With regard to course completion, attendance and home practice, this study attained good rates of compliance. Of those people who did engage with MBCT-HeLM, they attended most sessions and engaged with the mindfulness practice throughout the course. This suggests that of the sub-group who do attend, the course is acceptable. The Three-Step Breathing Space and Body Scan seemed to be the most important practices. Regarding assessment completion, the study had a good rate as the majority of participants completed the questionnaires at the post-intervention and follow-up phases, which indicates that the measures employed were acceptable to them. This completion rate is relatively similar to those reported in other mindfulness studies with heart conditions (O’Doherty et al. 2015; Olivo et al. 2009). The randomisation and stratification process were successful, which can be concluded because the main characteristics baselines were similar in the three groups. There was significant sample heterogeneity in terms of whether the sample was currently depressed (minor depression) or had a history of depression as well as regarding the time since the cardiac event (heart attack or stroke) and the onset of cardiovascular disorders. Importantly, there was significant heterogeneity regarding whether depression had happened before or after a CVD.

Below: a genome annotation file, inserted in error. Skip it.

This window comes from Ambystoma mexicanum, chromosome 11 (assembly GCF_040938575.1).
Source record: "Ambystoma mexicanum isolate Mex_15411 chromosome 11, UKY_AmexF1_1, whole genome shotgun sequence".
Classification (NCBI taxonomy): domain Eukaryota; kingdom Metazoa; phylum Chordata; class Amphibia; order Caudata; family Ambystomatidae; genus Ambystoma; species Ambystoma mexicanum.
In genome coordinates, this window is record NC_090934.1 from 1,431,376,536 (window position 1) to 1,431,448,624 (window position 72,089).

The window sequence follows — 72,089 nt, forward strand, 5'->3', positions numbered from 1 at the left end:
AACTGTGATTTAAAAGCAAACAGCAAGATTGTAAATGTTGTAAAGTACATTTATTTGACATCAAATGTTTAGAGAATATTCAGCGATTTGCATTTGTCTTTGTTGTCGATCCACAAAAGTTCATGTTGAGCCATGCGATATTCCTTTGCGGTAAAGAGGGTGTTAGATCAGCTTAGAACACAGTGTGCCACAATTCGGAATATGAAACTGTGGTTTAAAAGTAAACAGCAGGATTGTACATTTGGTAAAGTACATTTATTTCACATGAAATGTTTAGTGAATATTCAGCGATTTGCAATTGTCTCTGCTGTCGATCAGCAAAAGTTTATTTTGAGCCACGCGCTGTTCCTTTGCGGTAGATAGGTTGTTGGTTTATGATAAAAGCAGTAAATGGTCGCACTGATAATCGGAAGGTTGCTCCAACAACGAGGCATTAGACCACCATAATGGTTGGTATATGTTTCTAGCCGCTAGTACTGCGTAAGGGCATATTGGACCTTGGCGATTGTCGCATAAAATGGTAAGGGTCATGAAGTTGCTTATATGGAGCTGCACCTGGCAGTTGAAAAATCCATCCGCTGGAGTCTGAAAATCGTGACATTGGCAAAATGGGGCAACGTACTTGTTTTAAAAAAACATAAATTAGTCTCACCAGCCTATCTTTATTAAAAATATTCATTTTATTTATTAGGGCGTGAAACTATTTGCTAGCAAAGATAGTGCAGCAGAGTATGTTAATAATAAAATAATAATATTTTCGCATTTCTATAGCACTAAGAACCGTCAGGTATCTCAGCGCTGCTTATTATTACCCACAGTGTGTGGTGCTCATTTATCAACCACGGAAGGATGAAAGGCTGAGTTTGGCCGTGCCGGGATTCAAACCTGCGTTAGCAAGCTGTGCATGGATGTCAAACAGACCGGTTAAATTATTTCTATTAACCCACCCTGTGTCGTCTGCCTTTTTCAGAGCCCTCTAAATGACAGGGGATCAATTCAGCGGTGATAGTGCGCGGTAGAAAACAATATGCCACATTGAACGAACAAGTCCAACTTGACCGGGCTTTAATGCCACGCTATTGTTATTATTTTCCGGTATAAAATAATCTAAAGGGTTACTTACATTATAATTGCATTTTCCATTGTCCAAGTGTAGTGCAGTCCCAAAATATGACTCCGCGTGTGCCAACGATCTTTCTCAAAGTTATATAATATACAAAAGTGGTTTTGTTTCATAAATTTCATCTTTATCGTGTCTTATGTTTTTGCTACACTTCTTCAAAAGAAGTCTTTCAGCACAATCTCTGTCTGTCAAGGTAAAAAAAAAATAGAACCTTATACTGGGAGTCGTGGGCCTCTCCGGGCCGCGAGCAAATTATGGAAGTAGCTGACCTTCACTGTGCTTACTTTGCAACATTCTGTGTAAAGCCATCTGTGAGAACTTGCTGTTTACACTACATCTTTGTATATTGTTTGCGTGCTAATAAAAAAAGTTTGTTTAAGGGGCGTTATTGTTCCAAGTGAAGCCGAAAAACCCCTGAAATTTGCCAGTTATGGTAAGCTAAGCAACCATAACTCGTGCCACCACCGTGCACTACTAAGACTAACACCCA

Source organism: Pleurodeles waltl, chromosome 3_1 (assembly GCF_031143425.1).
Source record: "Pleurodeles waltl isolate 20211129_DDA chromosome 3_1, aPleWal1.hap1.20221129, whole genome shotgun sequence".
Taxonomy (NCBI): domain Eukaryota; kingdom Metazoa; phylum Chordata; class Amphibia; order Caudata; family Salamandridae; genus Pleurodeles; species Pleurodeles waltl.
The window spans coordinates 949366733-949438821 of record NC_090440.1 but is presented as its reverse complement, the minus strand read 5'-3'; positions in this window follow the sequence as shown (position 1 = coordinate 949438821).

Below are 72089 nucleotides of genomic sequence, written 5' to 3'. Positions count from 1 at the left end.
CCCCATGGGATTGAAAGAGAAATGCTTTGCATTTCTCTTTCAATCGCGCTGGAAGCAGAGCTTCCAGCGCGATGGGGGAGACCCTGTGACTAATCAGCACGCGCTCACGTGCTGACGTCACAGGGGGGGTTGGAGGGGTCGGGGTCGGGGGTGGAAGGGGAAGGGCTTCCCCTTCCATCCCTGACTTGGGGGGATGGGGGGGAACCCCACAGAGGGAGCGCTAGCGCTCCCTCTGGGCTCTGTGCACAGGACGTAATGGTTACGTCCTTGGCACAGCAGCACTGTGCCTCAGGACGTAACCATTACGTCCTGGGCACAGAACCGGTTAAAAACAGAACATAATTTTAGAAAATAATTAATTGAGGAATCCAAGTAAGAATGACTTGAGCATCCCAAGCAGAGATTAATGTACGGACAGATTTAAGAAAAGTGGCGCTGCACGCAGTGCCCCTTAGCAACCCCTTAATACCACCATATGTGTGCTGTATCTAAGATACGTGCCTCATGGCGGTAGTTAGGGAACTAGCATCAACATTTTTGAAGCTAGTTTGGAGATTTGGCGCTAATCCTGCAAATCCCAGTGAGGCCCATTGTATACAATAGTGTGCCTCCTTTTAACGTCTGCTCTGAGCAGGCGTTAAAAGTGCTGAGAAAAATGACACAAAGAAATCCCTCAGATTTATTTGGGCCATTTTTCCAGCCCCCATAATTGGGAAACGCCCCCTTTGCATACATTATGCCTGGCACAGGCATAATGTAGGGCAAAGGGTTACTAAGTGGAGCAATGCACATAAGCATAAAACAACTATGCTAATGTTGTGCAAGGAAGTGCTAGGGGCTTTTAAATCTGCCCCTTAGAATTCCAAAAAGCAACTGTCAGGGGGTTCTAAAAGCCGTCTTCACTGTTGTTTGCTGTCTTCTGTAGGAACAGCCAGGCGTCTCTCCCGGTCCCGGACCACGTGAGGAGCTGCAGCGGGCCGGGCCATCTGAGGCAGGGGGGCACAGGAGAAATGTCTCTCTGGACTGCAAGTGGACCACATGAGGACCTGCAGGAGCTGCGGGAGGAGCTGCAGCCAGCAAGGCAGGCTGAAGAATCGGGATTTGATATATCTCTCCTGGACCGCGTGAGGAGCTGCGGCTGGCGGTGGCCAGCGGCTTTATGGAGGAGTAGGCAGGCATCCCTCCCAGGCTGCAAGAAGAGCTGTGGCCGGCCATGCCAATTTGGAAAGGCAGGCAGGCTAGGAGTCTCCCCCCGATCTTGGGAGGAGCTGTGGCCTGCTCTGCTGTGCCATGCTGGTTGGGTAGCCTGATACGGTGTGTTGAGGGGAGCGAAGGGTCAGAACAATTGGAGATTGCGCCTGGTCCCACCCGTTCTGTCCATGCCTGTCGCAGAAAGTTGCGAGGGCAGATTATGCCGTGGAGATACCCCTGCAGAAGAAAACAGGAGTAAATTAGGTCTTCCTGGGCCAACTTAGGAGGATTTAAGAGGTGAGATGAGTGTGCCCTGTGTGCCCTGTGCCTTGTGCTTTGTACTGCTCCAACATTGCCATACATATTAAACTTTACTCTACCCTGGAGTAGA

Participants who engaged with MBCT-HeLM reported a good satisfaction level with the course in terms of its content, exercises, home practice and completion of the measures. The majority of them found the 3-Step Breathing Space and Body Scan helpful. Being in a group was a challenge for some, although others said that it was helpful in terms of seeing how they were lucky compared to others. The participants’ challenges in this course were mainly about how to make it a priority. Regarding the quantitative results, it is important to emphasise that we did not set out to establish effectiveness, nor was it sufficiently powered to do so. Moreover, the wide confidence intervals illustrate the imprecision with which the intervention effects are estimated.

Summary and Recommendations for the Definitive Trial